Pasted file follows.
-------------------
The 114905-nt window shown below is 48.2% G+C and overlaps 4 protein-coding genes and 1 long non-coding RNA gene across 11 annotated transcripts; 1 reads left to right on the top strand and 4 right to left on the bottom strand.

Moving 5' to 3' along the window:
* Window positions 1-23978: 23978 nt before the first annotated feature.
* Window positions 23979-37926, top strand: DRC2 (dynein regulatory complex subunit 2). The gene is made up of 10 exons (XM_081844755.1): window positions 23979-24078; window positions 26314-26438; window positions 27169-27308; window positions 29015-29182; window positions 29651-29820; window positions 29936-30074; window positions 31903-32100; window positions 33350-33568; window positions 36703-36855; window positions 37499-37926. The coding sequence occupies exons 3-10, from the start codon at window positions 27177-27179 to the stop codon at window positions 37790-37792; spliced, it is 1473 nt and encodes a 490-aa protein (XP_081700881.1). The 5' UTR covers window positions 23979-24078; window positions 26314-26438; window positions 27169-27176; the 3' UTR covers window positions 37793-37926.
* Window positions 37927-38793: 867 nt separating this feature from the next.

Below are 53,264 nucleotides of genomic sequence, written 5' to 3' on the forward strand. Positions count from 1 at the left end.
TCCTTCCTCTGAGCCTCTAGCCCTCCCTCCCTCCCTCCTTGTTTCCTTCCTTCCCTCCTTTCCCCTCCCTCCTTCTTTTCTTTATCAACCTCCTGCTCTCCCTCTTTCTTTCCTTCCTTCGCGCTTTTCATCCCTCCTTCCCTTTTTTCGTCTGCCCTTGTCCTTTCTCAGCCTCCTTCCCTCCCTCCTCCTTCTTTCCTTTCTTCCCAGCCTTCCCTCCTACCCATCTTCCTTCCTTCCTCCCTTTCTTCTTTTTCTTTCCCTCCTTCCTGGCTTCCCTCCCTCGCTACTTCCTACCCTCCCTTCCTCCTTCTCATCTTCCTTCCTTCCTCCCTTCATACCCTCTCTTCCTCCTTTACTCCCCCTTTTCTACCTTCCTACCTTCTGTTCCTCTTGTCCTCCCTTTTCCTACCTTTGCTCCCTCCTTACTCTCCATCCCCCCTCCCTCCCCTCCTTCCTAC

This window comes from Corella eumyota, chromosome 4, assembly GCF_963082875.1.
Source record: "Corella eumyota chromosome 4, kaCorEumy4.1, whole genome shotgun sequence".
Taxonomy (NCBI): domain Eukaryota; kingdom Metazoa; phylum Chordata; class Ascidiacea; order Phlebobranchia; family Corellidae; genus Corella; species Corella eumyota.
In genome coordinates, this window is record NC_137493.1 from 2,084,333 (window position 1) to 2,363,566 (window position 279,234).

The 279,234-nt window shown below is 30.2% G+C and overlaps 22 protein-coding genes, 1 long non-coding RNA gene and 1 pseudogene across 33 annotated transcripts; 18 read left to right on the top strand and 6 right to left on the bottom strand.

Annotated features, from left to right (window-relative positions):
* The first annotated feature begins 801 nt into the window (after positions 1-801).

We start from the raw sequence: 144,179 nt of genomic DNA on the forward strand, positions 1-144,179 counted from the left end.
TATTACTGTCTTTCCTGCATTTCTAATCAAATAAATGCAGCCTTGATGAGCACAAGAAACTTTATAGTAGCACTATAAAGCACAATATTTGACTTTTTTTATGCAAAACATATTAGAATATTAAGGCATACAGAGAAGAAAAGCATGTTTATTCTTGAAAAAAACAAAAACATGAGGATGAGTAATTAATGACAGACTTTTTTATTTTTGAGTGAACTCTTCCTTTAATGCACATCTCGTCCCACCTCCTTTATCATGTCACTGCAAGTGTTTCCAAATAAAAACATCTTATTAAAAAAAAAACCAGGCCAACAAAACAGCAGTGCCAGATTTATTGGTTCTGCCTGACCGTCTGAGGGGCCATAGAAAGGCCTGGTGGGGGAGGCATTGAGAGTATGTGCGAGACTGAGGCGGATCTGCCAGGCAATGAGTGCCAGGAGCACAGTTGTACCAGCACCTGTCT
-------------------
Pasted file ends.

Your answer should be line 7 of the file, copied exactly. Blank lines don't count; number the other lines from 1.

TCCTTCCTCTGAGCCTCTAGCCCTCCCTCCCTCCCTCCTTGTTTCCTTCCTTCCCTCCTTTCCCCTCCCTCCTTCTTTTCTTTATCAACCTCCTGCTCTCCCTCTTTCTTTCCTTCCTTCGCGCTTTTCATCCCTCCTTCCCTTTTTTCGTCTGCCCTTGTCCTTTCTCAGCCTCCTTCCCTCCCTCCTCCTTCTTTCCTTTCTTCCCAGCCTTCCCTCCTACCCATCTTCCTTCCTTCCTCCCTTTCTTCTTTTTCTTTCCCTCCTTCCTGGCTTCCCTCCCTCGCTACTTCCTACCCTCCCTTCCTCCTTCTCATCTTCCTTCCTTCCTCCCTTCATACCCTCTCTTCCTCCTTTACTCCCCCTTTTCTACCTTCCTACCTTCTGTTCCTCTTGTCCTCCCTTTTCCTACCTTTGCTCCCTCCTTACTCTCCATCCCCCCTCCCTCCCCTCCTTCCTAC